When the new selection committee tasked with picking Sri Lankan cricket squads was formed, the emphasis was very much on youth development and bringing in new blood following the tour to Australia. The home series versus Bangladesh was their first opportunity to do so and saw players like Kithruwan Vithanage and Angelo Perera make senior team debuts. The Champions Trophy was another opportunity to carry on this remit in an international competition along with the other Test playing nations. But it seems that the selectors have opted for experience over youth, citing the fact that SL are in a tough group with England, New Zealand and Australia (as opposed to the piss-easy group with South Africa, Pakistan, West Indies and in a format where every match counts. There is an argument that suggests that the Champions Trophy is what the World Cup should be. Short and sweet (allowing for the inclusion of some associates, of course). Nevertheless, despite its reputation as the tertiary international competition behind the World Cup and the T20 World Championship, it provides an opportunity for teams to win an international trophy and for Sri Lanka in particular a chance to ease some of the considerable pain caused by our various disappointments in finals which is still raw. There are also some rather dusty memories of the shared trophy with India back in 2002.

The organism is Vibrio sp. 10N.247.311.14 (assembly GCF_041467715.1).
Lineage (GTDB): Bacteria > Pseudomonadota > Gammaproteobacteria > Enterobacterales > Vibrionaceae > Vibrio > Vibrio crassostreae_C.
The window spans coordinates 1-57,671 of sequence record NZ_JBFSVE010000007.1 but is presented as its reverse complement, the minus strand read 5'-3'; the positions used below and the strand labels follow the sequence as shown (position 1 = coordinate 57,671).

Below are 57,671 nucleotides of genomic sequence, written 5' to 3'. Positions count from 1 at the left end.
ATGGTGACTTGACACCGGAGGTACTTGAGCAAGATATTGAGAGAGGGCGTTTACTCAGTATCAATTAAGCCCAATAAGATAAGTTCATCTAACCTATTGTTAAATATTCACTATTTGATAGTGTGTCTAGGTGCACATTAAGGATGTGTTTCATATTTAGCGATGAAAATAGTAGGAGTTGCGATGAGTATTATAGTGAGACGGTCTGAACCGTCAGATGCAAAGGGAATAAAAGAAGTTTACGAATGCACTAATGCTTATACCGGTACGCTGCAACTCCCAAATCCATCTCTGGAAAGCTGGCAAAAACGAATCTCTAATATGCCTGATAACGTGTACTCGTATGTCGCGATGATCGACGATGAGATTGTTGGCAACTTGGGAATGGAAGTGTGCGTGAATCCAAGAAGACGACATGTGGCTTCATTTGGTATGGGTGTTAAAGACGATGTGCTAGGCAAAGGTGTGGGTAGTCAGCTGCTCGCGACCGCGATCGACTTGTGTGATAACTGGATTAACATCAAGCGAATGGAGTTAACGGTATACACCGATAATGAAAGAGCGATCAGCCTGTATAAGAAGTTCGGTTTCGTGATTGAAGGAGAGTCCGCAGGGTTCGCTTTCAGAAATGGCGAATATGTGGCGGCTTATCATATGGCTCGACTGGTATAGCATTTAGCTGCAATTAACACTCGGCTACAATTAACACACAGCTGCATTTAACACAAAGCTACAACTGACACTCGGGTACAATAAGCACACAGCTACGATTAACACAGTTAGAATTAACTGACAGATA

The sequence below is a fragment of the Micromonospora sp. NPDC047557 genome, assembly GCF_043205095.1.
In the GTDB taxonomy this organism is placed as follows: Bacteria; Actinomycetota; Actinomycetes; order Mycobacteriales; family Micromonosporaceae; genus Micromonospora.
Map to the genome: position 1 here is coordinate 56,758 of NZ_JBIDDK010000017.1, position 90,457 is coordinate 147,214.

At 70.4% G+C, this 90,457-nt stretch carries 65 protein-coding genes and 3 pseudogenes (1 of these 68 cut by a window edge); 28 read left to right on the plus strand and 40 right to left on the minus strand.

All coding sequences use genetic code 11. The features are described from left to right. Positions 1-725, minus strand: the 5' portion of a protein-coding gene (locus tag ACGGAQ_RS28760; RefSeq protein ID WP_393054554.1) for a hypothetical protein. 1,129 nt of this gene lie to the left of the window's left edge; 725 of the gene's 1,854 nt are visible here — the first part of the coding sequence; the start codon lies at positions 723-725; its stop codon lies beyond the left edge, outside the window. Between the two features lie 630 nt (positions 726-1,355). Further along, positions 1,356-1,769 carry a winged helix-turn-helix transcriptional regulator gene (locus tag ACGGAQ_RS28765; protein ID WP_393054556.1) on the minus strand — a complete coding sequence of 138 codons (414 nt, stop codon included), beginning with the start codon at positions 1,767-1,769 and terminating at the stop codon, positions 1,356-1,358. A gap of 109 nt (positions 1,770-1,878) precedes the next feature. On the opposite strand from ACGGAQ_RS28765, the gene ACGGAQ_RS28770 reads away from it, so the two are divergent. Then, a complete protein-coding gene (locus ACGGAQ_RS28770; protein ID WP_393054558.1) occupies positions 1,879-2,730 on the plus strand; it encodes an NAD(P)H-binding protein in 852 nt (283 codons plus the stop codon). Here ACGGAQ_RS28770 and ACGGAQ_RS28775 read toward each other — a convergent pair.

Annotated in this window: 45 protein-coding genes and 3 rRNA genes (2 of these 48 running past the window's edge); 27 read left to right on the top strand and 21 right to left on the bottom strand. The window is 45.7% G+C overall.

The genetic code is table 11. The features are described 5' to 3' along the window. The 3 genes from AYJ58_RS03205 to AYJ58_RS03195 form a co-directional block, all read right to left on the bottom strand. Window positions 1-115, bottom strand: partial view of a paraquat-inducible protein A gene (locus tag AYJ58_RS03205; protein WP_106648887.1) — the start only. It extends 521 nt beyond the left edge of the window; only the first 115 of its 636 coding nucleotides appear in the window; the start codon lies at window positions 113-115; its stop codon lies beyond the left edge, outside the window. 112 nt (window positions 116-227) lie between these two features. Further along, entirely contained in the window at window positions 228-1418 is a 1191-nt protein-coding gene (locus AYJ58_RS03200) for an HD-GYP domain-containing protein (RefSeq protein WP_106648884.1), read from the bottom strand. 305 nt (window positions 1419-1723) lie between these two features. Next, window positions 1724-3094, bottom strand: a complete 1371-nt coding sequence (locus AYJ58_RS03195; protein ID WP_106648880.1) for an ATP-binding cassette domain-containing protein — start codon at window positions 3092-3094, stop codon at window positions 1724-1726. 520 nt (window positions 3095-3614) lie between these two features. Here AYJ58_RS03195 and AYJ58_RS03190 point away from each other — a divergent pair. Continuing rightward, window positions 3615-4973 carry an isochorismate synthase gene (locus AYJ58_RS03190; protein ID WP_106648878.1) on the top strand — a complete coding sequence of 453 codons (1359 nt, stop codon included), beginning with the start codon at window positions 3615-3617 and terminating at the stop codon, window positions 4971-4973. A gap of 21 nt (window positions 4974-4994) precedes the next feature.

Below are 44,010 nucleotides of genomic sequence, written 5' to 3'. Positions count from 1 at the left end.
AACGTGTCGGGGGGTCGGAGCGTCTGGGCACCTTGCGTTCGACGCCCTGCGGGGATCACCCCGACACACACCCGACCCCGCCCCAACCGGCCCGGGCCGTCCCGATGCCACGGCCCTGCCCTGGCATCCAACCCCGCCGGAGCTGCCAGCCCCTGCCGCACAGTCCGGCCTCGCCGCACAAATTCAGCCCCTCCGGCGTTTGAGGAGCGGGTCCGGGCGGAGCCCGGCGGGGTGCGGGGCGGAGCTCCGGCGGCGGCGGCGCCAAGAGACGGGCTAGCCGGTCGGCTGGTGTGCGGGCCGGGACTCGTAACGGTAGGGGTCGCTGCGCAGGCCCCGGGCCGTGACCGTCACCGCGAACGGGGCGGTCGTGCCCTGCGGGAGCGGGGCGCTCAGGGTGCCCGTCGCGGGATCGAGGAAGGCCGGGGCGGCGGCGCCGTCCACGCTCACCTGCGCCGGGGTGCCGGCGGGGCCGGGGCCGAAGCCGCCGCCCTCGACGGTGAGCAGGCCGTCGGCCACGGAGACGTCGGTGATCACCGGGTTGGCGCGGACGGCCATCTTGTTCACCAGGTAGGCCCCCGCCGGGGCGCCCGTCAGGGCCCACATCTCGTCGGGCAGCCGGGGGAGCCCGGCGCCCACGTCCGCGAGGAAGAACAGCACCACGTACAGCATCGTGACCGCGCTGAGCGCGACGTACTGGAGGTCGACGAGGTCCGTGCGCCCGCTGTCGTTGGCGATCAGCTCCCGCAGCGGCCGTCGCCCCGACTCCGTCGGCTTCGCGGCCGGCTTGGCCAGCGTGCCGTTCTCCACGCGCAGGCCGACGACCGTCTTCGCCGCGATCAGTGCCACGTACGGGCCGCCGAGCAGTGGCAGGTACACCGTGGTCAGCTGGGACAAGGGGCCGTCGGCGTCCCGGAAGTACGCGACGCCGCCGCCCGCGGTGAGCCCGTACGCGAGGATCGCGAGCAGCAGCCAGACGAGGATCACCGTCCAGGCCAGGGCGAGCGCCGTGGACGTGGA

The announcement of the preliminary squad back in early April saw a 30-man squad that included plenty of fresh names. In addition to Vithanage and Angelo Perera, the likes of Shehan Jayasuriya, Ishara Jayaratne, and Milinda Siriwardena were the uncapped players who all had decent domestic campaigns. There were also some old faces from bygone internationals. Dilhara Lokuhettige last played in 2005 and at 32 years old was never really going to make the squad despite his hard-hitting capabilities. The spin department was bolstered by the inclusions of Seekugge Prasanna who last played in 2011 and Dilruwan Perera who last saw national team action in 2008. Thilina Kandamby and Farveez Maharoof were also in the squad following strong performances in the domestic season. The problems facing a lot of these ‘hopefuls’ is that if picked to go to England, most of them would have slotted into the middle-order in the batting lineup – a middle-order that already contains the established trio of Angelo Mathews, Lahiru Thirimanne and Dinesh Chandimal with perhaps Nuwan Kulasekera or Jeevan Mendis as well. The other major absentee is Ajantha Mendis whose mystery spin is not so much of a mystery anymore at the level of the opposition Sri Lanka will be facing.
With this in mind, nobody seriously expected to see any new faces in the 15-man squad which was named just the other day. They are as follows: Angelo Mathews (capt), Dinesh Chandimal (vice-capt), Tillakaratne Dilshan, Kusal Perera, Kumar Sangakkara, Mahela Jayawardene, Lahiru Thirimanne, Jeevan Mendis, Thisara Perera, Lasith Malinga, Rangana Herath, Nuwan Kulasekara, Shaminda Eranga, Sachithra Senanayake, Chanaka Welegedara.